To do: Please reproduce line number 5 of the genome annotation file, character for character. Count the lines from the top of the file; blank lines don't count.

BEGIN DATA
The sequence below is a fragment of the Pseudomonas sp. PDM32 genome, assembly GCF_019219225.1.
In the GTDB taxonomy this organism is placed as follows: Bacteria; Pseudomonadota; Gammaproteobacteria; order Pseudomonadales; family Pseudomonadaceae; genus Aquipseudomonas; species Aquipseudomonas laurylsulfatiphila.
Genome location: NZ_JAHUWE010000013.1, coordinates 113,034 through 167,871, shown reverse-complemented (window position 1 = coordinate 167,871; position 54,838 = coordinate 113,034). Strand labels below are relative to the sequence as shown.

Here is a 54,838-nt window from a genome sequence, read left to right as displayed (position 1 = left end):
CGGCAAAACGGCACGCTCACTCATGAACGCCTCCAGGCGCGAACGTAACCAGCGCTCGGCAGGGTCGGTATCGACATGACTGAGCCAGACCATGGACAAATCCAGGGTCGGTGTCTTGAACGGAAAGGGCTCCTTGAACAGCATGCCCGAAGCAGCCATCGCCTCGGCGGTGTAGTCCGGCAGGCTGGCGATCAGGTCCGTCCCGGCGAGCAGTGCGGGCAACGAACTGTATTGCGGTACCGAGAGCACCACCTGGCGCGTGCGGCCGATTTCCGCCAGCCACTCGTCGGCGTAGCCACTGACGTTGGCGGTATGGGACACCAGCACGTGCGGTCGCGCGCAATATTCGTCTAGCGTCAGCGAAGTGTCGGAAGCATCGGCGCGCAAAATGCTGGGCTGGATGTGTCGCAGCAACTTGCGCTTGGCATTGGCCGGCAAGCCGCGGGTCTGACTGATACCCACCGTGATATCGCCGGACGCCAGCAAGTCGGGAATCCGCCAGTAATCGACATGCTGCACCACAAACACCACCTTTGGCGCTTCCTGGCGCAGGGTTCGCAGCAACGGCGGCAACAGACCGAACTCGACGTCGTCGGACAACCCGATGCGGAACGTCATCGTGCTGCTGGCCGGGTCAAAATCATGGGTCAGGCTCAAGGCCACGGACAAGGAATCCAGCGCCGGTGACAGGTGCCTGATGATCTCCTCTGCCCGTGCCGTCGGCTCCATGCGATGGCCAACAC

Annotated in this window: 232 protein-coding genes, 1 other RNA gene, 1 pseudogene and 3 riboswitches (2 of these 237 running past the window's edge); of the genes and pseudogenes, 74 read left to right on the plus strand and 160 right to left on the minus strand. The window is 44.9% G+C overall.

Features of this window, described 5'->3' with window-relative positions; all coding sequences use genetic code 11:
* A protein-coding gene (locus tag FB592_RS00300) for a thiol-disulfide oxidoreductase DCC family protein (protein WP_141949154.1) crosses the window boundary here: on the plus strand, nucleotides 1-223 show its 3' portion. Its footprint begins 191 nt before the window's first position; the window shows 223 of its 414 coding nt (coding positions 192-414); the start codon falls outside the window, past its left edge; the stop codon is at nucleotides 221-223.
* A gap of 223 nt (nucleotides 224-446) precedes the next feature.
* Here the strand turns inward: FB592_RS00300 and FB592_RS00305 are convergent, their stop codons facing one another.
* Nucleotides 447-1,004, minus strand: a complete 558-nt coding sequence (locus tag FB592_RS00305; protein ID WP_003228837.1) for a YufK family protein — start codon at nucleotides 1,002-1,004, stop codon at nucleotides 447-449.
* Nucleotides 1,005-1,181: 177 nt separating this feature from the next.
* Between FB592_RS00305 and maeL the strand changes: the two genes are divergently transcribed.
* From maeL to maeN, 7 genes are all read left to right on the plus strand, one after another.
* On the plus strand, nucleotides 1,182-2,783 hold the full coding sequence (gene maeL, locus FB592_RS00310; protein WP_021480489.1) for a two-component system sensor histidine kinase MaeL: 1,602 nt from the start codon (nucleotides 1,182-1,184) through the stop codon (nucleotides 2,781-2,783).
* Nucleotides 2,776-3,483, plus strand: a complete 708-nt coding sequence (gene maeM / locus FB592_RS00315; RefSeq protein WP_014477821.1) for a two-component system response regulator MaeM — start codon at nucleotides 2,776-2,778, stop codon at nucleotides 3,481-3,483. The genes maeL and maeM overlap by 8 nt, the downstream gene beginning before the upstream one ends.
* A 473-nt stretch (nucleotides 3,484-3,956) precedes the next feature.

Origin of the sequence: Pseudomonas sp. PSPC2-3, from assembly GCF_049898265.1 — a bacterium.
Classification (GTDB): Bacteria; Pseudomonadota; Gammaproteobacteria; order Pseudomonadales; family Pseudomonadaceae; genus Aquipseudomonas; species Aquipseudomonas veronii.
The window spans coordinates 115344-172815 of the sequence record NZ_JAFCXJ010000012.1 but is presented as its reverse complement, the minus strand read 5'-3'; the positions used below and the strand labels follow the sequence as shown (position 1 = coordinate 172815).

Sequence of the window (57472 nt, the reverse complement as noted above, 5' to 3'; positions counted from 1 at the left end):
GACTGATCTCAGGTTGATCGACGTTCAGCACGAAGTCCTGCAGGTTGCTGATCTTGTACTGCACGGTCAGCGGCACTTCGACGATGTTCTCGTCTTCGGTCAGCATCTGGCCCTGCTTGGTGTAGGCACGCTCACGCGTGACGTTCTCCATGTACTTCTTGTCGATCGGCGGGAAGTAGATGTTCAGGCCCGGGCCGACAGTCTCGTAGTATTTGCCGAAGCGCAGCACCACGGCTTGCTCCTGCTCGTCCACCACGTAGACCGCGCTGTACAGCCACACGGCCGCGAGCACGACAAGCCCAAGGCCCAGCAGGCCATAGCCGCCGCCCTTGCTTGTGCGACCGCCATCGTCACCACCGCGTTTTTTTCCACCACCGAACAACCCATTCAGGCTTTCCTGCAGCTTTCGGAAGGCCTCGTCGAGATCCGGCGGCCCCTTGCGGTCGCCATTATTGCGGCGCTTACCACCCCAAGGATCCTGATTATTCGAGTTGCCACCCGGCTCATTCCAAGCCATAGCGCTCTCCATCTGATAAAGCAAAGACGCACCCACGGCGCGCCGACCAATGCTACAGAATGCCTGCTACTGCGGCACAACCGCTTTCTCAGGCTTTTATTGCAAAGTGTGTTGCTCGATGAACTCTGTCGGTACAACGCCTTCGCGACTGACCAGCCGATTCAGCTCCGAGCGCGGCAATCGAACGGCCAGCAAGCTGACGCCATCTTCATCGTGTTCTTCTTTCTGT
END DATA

CGGCAAAACGGCACGCTCACTCATGAACGCCTCCAGGCGCGAACGTAACCAGCGCTCGGCAGGGTCGGTATCGACATGACTGAGCCAGACCATGGACAAATCCAGGGTCGGTGTCTTGAACGGAAAGGGCTCCTTGAACAGCATGCCCGAAGCAGCCATCGCCTCGGCGGTGTAGTCCGGCAGGCTGGCGATCAGGTCCGTCCCGGCGAGCAGTGCGGGCAACGAACTGTATTGCGGTACCGAGAGCACCACCTGGCGCGTGCGGCCGATTTCCGCCAGCCACTCGTCGGCGTAGCCACTGACGTTGGCGGTATGGGACACCAGCACGTGCGGTCGCGCGCAATATTCGTCTAGCGTCAGCGAAGTGTCGGAAGCATCGGCGCGCAAAATGCTGGGCTGGATGTGTCGCAGCAACTTGCGCTTGGCATTGGCCGGCAAGCCGCGGGTCTGACTGATACCCACCGTGATATCGCCGGACGCCAGCAAGTCGGGAATCCGCCAGTAATCGACATGCTGCACCACAAACACCACCTTTGGCGCTTCCTGGCGCAGGGTTCGCAGCAACGGCGGCAACAGACCGAACTCGACGTCGTCGGACAACCCGATGCGGAACGTCATCGTGCTGCTGGCCGGGTCAAAATCATGGGTCAGGCTCAAGGCCACGGACAAGGAATCCAGCGCCGGTGACAGGTGCCTGATGATCTCCTCTGCCCGTGCCGTCGGCTCCATGCGATGGCCAACAC